GM-less Godbound

How to make Godbound GM-less? I want to kick around some ideas in this thread. I will probably also X-post on RPG.net since the author may jump in.

I may have time to organize a second game soon, but I don't want to full-on GM a second campaign. (I'm running 5E on Thursdays.) Godbound is one of the favorite games I've learned about in recent years. Getting to actually play a PC in it again would be fabulous.

Doing the work of teaching the game, even with some weird GM-less structure on top, wouldn't be a problem. And designing the GM-less structure should also be fine for me, as it's the sort of challenge I really enjoy. I just don't want to put the game on the table and not get to experience the unique joys of playing it you know?

Anyway, I'm going to write a few more posts in this thread right now, laying out various obstacles and / or possible solutions.

Comments

  • So, one idea would be to completely break character monogamy, and then do rotating GM stuff. Get 5 people together, collectively create 6-8 gods (enough that you feel like you have a real pantheon), and each person takes turns GMing. Based on what scenario they're presenting, the other 4 players each grab a character and explore it. Then, when the immediate scenario is finished, they go back to base, the GM changes, and the players grab new characters.

    You could have each player have ownership over a particular part of the setting, so it's clear when each person needs to GM, or perhaps ownership over a particular conflict type.

    Since the faction turn is pretty out-of-character anyway, all the gods could participate in the faction turns, even if they weren't played in the most recent adventure, and in fact those gods who don't participate in an adventure could gain some other small benefit, like an extra point of Dominion (god-mana, basically) for the month.

    So, that's idea #1. For now, I think I'm mainly going to focus on possible solutions, and leave the trouble-shooting for later.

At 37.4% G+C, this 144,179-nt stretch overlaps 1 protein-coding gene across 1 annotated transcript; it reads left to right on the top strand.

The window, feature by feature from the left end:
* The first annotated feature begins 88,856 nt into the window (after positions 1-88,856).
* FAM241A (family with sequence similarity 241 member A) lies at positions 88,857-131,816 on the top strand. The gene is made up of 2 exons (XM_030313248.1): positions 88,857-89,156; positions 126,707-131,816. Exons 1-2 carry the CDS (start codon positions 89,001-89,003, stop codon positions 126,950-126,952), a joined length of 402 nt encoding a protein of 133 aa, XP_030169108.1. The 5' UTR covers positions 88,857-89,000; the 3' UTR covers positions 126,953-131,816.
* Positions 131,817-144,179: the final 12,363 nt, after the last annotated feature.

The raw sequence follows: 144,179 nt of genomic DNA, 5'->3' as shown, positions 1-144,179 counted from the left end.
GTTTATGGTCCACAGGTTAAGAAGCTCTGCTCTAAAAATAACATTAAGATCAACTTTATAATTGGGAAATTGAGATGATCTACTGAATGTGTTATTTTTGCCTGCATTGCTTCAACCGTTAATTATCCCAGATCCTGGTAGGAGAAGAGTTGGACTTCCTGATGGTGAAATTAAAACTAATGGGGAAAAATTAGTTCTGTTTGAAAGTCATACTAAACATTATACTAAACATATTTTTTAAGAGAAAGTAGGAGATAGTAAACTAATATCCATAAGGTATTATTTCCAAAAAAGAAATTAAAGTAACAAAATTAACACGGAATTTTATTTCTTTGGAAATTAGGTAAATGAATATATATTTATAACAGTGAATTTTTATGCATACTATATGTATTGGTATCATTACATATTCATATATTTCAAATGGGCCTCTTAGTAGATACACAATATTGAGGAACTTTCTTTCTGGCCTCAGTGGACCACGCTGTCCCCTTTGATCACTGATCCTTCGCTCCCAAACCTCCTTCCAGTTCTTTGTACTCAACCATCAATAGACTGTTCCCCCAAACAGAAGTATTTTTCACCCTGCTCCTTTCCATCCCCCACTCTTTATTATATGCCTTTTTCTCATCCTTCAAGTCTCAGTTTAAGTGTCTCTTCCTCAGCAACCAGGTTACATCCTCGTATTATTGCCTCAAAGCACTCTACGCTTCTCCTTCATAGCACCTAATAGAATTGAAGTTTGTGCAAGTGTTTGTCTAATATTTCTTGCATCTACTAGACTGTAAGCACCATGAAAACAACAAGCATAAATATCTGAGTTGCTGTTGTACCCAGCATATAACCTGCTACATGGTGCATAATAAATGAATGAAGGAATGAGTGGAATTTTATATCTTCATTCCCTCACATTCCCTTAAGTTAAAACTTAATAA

• OK, so, that's one possibility. Now, what if we wanted to go truly GM-less here? One nice thing is that monsters' tactics are sort of automated anyway by the system. (And they sort of need to be in order to avoid TPKs: if monsters just attack - attack - attack and never do anything interesting, they have a good chance of splatting the characters.)

    The trickier bit is how we decide what obstacles stand in the way of the current goal the pantheon is pursuing. I think I need to do a bit of research into something like the Mythic GM Emulator. I'd also like some suggestions for good GMless games to review to be reminded of some of the best ways of handling these issues.
  • Alright, here's a third idea. This one's a bit out there, and based on Polaris of all things, but I want to just throw it out there and consider it.

    You have "pantheon scenes" where the whole pantheon, which is equal in number to the number of players, is at their base, hanging out. Those are mostly freeform roleplaying, and also Dominion and Influence spending.

    Then you have "quest mode." For some sort of diegetic reason, not all the gods can leave on a quest at the same time. Let's say Athena and Brigid go on a quest together, while in-fiction, Cronus, Demeter, and Eros stay at base to keep things from falling apart.

    Players C, D, and E do the following:

    C plays the forces of chaos and destruction in the world. All that opposes the Godbound, and is on roughly their scale in terms of power.

    D plays the environment, including all lesser monsters and beasts, the weather, and the terrain. This job includes the GM role of describing what's in a room.

    E plays mortal NPCs, those who are not Worthy Foes to the pantheon, and who might become any of the following:
    -Casualties of their mighty struggles
    -Loyal followers of their cults
    -Allies and friends aided by the Godbound
    -Adherents of the pantheon's enemies

    *shrug* Who knows, could work? I'm gonna sit on this for awhile.
  • I have my monster script thing if that helps…?

  • Why not open the 3rd option to more freedom ? Like, now we've got a tea party, then we split this party and whoever has no god in a scene/sequence plays whatever they feel like. maybe add a time for basic DM coordination at the end of a scene/sequence though.
  • I like that Polaris-like breakdown. I think that has potential!

    Is there a need for more of an organizing principle, an overarching goal any or all of the GM players have together? What takes the place of the “adventure module” in the game? Or is that unnecessary in Godbound?
  • What do you mean by "basic DM coordination," DeReel?

    Paul: good, but complicated question. I don't have time to fully answer it right now.
  • edited June 5